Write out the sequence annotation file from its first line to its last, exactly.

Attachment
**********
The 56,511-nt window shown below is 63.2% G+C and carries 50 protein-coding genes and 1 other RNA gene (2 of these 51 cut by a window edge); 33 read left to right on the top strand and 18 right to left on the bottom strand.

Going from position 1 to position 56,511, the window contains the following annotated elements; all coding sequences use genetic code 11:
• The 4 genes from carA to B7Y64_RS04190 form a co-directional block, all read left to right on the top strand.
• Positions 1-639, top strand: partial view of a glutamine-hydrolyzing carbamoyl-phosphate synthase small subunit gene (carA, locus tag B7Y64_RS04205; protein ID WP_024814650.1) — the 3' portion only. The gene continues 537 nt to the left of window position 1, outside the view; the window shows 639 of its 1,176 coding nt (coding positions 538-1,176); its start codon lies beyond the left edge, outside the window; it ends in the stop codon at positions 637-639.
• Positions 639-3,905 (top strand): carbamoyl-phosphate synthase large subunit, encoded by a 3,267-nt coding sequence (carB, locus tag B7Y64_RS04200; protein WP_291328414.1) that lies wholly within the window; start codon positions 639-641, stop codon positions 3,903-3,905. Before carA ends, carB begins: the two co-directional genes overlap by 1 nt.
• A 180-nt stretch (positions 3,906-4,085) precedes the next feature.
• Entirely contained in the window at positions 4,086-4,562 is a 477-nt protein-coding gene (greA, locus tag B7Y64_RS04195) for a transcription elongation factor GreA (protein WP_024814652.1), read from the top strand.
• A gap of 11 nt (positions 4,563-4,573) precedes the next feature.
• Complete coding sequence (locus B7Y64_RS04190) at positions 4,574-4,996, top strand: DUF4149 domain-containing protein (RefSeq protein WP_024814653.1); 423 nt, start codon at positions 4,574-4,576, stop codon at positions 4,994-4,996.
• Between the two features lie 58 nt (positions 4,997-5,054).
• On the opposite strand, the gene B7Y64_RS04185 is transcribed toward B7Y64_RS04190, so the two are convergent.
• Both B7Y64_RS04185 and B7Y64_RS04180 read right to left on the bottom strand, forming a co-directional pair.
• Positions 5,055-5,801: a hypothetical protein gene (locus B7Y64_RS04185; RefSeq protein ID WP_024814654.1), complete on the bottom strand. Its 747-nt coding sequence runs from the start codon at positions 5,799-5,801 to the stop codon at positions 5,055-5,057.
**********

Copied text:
The 56,511-nt window shown below is 63.2% G+C and carries 50 protein-coding genes and 1 other RNA gene (2 of these 51 cut by a window edge); 33 read left to right on the top strand and 18 right to left on the bottom strand.

Going from position 1 to position 56,511, the window contains the following annotated elements; all coding sequences use genetic code 11:
• The 4 genes from carA to B7Y64_RS04190 form a co-directional block, all read left to right on the top strand.
• Positions 1-639, top strand: partial view of a glutamine-hydrolyzing carbamoyl-phosphate synthase small subunit gene (carA, locus tag B7Y64_RS04205; protein ID WP_024814650.1) — the 3' portion only. The gene continues 537 nt to the left of window position 1, outside the view; the window shows 639 of its 1,176 coding nt (coding positions 538-1,176); its start codon lies beyond the left edge, outside the window; it ends in the stop codon at positions 637-639.
• Positions 639-3,905 (top strand): carbamoyl-phosphate synthase large subunit, encoded by a 3,267-nt coding sequence (carB, locus tag B7Y64_RS04200; protein WP_291328414.1) that lies wholly within the window; start codon positions 639-641, stop codon positions 3,903-3,905. Before carA ends, carB begins: the two co-directional genes overlap by 1 nt.
• A 180-nt stretch (positions 3,906-4,085) precedes the next feature.
• Entirely contained in the window at positions 4,086-4,562 is a 477-nt protein-coding gene (greA, locus tag B7Y64_RS04195) for a transcription elongation factor GreA (protein WP_024814652.1), read from the top strand.
• A gap of 11 nt (positions 4,563-4,573) precedes the next feature.
• Complete coding sequence (locus B7Y64_RS04190) at positions 4,574-4,996, top strand: DUF4149 domain-containing protein (RefSeq protein WP_024814653.1); 423 nt, start codon at positions 4,574-4,576, stop codon at positions 4,994-4,996.
• Between the two features lie 58 nt (positions 4,997-5,054).
• On the opposite strand, the gene B7Y64_RS04185 is transcribed toward B7Y64_RS04190, so the two are convergent.
• Both B7Y64_RS04185 and B7Y64_RS04180 read right to left on the bottom strand, forming a co-directional pair.
• Positions 5,055-5,801: a hypothetical protein gene (locus B7Y64_RS04185; RefSeq protein ID WP_024814654.1), complete on the bottom strand. Its 747-nt coding sequence runs from the start codon at positions 5,799-5,801 to the stop codon at positions 5,055-5,057.